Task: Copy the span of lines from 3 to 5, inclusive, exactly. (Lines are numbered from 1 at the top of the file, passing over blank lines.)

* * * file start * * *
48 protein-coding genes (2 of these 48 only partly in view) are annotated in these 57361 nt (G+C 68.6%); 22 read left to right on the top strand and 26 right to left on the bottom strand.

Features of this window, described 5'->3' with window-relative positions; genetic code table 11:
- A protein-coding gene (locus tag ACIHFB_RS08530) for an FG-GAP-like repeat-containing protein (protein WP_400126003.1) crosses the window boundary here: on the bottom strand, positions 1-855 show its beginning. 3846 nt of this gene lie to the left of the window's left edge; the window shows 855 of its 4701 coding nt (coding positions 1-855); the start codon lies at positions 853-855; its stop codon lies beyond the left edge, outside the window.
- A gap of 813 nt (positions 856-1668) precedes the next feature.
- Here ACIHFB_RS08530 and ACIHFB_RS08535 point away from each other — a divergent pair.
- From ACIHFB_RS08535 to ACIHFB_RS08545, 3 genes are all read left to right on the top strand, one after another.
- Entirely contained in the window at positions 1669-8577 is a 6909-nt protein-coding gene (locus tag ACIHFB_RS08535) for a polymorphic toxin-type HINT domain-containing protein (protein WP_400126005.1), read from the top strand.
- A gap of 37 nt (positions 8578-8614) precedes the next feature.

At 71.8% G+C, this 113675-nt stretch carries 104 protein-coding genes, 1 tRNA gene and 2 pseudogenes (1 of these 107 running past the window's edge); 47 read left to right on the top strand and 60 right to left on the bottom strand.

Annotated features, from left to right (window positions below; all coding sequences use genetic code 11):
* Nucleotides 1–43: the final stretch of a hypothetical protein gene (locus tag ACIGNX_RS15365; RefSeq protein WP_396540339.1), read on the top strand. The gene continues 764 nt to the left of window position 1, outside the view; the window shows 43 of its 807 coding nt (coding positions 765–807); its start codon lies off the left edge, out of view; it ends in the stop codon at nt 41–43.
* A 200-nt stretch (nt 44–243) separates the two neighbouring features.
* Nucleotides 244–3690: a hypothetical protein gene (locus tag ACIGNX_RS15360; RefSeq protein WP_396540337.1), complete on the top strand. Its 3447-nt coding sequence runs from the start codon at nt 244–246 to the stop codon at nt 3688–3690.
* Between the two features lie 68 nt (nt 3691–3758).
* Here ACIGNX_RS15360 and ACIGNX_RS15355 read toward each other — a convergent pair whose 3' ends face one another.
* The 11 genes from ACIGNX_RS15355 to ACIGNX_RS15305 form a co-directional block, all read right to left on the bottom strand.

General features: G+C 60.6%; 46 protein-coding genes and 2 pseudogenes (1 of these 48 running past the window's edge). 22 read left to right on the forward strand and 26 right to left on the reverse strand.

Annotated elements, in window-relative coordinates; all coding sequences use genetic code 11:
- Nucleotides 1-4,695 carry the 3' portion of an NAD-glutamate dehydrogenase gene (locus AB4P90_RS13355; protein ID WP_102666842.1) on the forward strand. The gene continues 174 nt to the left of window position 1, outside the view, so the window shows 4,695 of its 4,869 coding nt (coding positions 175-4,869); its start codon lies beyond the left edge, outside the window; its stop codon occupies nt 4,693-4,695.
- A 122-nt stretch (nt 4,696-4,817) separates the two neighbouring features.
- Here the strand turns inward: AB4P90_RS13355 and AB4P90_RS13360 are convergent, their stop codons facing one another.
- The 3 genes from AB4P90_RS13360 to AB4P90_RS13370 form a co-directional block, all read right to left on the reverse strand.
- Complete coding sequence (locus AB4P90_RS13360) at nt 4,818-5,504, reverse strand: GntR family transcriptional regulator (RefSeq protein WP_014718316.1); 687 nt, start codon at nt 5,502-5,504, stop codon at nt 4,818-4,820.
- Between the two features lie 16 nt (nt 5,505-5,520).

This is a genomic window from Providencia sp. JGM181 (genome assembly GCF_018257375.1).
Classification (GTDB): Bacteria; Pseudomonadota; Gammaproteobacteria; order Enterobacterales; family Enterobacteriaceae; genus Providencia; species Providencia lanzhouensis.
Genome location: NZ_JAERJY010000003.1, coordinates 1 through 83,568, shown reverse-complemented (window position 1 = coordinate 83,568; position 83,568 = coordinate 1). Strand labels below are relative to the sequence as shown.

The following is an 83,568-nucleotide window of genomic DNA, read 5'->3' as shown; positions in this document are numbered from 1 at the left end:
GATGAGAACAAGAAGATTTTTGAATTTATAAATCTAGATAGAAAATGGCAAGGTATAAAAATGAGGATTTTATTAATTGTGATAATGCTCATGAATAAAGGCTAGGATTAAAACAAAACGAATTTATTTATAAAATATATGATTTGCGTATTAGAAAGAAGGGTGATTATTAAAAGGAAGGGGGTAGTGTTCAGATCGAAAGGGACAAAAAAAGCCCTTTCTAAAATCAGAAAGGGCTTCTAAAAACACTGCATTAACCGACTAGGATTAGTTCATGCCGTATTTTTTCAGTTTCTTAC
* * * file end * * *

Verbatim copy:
- A protein-coding gene (locus tag ACIHFB_RS08530) for an FG-GAP-like repeat-containing protein (protein WP_400126003.1) crosses the window boundary here: on the bottom strand, positions 1-855 show its beginning. 3846 nt of this gene lie to the left of the window's left edge; the window shows 855 of its 4701 coding nt (coding positions 1-855); the start codon lies at positions 853-855; its stop codon lies beyond the left edge, outside the window.
- A gap of 813 nt (positions 856-1668) precedes the next feature.
- Here ACIHFB_RS08530 and ACIHFB_RS08535 point away from each other — a divergent pair.